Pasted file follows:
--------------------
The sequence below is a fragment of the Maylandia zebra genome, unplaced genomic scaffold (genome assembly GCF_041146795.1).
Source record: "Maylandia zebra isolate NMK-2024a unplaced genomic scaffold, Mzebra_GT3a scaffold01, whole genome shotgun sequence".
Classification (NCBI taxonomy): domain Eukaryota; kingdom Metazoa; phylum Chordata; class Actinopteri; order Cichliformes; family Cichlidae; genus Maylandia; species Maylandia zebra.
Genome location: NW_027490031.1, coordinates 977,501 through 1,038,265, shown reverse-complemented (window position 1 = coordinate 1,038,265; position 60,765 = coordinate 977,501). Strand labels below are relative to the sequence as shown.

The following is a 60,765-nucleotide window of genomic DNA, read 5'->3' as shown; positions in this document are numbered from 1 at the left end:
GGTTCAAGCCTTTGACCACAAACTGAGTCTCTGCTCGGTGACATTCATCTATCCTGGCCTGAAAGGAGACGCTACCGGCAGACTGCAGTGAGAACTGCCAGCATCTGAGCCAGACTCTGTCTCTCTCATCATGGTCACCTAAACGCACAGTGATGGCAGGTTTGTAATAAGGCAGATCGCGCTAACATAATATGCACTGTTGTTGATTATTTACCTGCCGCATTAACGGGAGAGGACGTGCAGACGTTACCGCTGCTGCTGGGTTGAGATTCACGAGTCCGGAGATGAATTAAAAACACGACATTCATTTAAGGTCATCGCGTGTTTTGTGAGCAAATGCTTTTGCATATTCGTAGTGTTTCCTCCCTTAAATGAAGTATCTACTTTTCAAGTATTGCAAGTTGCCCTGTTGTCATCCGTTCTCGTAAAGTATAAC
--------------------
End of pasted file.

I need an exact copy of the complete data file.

The sequence below is a fragment of the Maylandia zebra genome, unplaced genomic scaffold (genome assembly GCF_041146795.1).
Source record: "Maylandia zebra isolate NMK-2024a unplaced genomic scaffold, Mzebra_GT3a scaffold01, whole genome shotgun sequence".
Classification (NCBI taxonomy): domain Eukaryota; kingdom Metazoa; phylum Chordata; class Actinopteri; order Cichliformes; family Cichlidae; genus Maylandia; species Maylandia zebra.
Genome location: NW_027490031.1, coordinates 977,501 through 1,038,265, shown reverse-complemented (window position 1 = coordinate 1,038,265; position 60,765 = coordinate 977,501). Strand labels below are relative to the sequence as shown.

The following is a 60,765-nucleotide window of genomic DNA, read 5'->3' as shown; positions in this document are numbered from 1 at the left end:
GGTTCAAGCCTTTGACCACAAACTGAGTCTCTGCTCGGTGACATTCATCTATCCTGGCCTGAAAGGAGACGCTACCGGCAGACTGCAGTGAGAACTGCCAGCATCTGAGCCAGACTCTGTCTCTCTCATCATGGTCACCTAAACGCACAGTGATGGCAGGTTTGTAATAAGGCAGATCGCGCTAACATAATATGCACTGTTGTTGATTATTTACCTGCCGCATTAACGGGAGAGGACGTGCAGACGTTACCGCTGCTGCTGGGTTGAGATTCACGAGTCCGGAGATGAATTAAAAACACGACATTCATTTAAGGTCATCGCGTGTTTTGTGAGCAAATGCTTTTGCATATTCGTAGTGTTTCCTCCCTTAAATGAAGTATCTACTTTTCAAGTATTGCAAGTTGCCCTGTTGTCATCCGTTCTCGTAAAGTATAAC